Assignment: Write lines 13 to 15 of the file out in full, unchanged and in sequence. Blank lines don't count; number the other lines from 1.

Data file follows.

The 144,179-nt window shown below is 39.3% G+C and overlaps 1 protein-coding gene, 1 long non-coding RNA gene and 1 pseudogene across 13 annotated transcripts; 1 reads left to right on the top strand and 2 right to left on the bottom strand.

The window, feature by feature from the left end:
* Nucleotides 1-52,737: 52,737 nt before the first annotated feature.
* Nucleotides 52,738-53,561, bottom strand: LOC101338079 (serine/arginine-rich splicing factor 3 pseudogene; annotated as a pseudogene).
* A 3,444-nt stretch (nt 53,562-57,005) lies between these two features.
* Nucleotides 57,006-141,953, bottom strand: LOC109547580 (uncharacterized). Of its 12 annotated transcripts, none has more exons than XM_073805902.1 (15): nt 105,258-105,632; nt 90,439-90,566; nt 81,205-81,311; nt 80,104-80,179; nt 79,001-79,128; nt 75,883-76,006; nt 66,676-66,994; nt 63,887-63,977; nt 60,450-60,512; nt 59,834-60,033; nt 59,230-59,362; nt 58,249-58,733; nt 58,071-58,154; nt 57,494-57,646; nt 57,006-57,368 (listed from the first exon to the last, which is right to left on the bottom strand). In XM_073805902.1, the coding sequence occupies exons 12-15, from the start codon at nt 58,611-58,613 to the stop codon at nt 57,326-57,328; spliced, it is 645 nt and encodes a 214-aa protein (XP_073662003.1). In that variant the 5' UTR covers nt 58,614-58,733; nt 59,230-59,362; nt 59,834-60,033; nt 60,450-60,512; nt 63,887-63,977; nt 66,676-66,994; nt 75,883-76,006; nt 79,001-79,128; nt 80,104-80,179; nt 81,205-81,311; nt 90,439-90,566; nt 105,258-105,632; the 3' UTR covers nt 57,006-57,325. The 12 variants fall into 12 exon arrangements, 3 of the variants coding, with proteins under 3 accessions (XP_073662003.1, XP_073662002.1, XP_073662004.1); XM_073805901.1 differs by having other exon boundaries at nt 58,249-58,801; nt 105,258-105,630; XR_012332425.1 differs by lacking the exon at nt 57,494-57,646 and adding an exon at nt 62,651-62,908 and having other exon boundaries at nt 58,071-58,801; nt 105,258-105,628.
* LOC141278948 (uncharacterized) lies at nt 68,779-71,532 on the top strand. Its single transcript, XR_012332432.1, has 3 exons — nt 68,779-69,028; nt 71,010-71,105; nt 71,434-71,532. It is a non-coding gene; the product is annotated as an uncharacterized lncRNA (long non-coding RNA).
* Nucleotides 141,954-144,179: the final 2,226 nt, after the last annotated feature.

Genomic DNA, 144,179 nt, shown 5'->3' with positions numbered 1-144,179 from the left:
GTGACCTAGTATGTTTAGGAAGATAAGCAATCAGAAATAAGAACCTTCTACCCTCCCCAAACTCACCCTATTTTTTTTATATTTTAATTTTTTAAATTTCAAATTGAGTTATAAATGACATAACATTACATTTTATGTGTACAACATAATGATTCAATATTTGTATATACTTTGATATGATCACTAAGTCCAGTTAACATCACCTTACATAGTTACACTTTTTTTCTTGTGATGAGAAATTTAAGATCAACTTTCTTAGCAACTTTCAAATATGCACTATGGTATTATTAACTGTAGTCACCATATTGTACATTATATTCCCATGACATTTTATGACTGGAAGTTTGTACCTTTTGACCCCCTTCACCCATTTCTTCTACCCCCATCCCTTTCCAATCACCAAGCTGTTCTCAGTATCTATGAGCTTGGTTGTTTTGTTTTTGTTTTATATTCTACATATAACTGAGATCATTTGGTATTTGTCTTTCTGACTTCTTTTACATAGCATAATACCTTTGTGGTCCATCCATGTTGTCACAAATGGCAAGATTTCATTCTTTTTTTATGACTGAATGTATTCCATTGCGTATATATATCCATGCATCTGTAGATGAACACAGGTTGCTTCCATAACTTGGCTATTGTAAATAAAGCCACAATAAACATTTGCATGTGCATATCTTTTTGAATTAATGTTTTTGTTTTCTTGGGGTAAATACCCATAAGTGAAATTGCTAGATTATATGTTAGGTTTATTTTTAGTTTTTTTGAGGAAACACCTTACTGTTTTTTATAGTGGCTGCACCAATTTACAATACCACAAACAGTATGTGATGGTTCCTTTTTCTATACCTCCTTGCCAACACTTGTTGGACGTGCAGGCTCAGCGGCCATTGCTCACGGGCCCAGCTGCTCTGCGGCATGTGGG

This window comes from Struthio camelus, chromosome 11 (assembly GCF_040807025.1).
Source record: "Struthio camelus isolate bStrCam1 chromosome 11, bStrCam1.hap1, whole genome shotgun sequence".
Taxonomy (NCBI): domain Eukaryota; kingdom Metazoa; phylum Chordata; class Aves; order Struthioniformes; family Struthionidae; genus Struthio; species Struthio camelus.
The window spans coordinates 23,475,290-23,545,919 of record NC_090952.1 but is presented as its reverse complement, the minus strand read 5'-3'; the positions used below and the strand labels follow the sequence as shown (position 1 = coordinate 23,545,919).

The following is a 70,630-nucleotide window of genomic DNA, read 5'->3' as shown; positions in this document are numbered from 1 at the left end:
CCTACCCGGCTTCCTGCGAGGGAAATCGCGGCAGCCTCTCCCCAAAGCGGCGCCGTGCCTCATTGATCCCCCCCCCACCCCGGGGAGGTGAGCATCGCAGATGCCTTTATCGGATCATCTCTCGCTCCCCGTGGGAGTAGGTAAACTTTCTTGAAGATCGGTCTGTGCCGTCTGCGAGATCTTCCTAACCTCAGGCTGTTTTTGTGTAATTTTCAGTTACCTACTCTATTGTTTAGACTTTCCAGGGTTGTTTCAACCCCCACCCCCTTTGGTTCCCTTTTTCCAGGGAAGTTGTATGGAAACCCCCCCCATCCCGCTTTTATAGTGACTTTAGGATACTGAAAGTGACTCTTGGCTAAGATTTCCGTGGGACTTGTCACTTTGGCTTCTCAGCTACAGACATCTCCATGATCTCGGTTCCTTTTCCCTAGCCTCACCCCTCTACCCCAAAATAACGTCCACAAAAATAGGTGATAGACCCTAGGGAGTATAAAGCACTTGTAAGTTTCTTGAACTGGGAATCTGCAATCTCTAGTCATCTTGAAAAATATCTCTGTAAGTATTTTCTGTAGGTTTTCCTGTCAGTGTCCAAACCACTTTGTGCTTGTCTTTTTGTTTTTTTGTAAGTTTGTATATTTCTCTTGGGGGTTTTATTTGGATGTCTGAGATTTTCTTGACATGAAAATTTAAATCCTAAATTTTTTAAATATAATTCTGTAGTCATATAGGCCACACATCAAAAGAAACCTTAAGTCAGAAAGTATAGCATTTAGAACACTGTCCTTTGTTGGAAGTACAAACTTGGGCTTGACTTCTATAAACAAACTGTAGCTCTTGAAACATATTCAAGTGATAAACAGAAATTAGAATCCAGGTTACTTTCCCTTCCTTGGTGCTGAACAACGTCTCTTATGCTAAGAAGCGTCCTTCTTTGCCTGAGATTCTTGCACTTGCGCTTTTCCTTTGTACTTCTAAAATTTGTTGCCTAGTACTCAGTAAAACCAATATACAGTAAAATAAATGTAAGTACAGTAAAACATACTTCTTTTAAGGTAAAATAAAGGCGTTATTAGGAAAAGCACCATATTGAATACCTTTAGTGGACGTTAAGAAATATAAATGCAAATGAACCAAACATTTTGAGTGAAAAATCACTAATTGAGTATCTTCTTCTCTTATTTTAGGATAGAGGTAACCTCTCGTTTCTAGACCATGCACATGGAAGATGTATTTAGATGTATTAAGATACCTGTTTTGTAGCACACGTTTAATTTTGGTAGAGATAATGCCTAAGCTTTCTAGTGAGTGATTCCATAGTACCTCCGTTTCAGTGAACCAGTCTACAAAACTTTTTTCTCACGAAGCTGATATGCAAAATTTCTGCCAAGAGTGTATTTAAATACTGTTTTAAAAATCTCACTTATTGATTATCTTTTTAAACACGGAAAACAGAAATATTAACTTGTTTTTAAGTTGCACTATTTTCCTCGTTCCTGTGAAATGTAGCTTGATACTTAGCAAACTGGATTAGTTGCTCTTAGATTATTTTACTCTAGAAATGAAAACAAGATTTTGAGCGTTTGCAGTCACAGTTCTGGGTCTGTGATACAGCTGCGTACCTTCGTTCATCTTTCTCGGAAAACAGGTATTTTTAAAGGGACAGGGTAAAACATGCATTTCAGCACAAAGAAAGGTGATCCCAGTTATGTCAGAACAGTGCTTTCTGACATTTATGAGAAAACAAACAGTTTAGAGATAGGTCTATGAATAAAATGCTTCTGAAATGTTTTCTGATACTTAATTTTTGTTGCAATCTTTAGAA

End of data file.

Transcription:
Taxonomy (NCBI): domain Eukaryota; kingdom Metazoa; phylum Chordata; class Aves; order Struthioniformes; family Struthionidae; genus Struthio; species Struthio camelus.
The window spans coordinates 23,475,290-23,545,919 of record NC_090952.1 but is presented as its reverse complement, the minus strand read 5'-3'; the positions used below and the strand labels follow the sequence as shown (position 1 = coordinate 23,545,919).

The following is a 70,630-nucleotide window of genomic DNA, read 5'->3' as shown; positions in this document are numbered from 1 at the left end: